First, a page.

Jacques Rougerie Database

ALGSAT1 An orbital refueling station


ALGSAT1 An orbital refueling station

EnergyEnvironmentLife in spaceRecycling
  • Year2013
  • LocationSpace

If we are to secure a sustainable future in space, enabling long distance & duration space flight, it will be necessary to develop technologies which will outlast the planet's diminishing fossil fuel reserves as well as addressing the need to mitigate man-made waste products onboard.

Biofuels, in particular those derived from algae, are a carbon neutral energy source. Their growth generates a multitude of by-products essential for the delicately balanced biological systems required to sustain life in space.

Nitrate rich wastewater and exhaled carbon dioxide are fed into the ALGSAT system by spacecraft in need of refueling. Two batteries of twenty five cultivators grow algae over a twenty five day yield period during which the wastewater is naturally purified by the phytoremediative capacities of the plant, and the carbon dioxide is gradually converted into oxygen.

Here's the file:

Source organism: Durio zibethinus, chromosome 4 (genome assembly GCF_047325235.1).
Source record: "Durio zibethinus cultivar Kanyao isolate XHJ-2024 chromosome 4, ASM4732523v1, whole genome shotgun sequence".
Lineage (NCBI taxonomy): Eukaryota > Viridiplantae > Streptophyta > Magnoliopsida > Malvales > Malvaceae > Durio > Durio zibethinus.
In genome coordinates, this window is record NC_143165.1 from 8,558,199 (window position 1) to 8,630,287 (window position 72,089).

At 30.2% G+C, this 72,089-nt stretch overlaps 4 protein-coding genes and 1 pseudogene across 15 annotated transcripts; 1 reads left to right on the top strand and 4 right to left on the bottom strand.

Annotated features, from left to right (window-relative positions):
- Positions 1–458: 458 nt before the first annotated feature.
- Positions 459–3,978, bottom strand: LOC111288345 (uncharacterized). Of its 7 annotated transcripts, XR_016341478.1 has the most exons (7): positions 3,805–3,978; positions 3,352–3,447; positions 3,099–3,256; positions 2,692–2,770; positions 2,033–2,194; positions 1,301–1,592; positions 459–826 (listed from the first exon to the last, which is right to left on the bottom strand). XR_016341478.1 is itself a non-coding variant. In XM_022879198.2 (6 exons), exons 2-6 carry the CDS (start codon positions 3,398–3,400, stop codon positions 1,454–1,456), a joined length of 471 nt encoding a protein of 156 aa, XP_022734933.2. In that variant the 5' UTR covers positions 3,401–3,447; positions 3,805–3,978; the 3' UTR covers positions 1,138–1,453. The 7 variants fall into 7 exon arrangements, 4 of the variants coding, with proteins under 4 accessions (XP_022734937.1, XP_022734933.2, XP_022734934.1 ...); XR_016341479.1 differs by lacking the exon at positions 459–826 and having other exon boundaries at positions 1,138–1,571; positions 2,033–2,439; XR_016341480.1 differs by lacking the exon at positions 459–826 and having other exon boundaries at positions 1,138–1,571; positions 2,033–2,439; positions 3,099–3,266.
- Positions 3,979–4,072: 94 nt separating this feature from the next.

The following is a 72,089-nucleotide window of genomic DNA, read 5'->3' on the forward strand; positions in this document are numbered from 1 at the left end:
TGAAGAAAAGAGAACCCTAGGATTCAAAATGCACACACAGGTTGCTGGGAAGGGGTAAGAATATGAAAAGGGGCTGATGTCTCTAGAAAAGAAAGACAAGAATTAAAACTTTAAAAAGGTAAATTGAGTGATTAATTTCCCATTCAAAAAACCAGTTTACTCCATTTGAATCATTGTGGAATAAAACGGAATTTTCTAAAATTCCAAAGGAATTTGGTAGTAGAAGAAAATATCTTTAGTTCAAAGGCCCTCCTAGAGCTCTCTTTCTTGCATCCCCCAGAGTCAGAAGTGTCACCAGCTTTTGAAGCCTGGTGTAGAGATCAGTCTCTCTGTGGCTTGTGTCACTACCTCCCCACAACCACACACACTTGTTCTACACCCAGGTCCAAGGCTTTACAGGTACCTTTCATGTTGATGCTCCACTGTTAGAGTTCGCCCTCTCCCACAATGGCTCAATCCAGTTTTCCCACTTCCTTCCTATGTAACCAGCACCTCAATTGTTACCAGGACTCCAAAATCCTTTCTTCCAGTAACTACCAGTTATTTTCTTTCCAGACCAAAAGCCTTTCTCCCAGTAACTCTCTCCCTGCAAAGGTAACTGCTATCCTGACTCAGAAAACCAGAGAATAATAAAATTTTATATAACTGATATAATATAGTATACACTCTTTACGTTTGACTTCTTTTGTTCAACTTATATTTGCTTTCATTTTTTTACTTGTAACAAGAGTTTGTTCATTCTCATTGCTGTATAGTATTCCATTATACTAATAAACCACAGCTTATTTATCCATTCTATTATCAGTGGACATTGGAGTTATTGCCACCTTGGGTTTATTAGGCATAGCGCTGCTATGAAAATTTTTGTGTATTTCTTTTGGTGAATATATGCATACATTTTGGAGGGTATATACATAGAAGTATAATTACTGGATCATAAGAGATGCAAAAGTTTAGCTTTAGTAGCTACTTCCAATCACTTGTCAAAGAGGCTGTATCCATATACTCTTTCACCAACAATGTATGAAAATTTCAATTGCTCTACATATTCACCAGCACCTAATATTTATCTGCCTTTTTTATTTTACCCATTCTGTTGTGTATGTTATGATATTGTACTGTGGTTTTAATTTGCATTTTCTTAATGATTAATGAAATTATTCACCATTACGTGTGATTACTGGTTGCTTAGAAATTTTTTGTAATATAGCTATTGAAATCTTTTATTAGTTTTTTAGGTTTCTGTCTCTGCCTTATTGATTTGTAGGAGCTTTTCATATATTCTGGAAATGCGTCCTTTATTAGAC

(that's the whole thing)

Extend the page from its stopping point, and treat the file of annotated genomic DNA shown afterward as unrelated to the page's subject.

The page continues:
At the end of each growth cycle, ALGSAT1 extracts algael oil from one of its cultivators (once daily over a twenty five day loop when working to full capacity), where it is refined into biodiesel over a twenty four hour period, and stored until a spacecraft docks and exchanges resources, facilitating a sustainable, closed loop system.

ALGSAT1 is to be seen as a pilot scheme for a wider potential network of stations in orbit of various celestial bodies throughout our solar system, enabling interplanetary space travel whilst negating reliance on earth borne resources.


Team members: Ben Pollock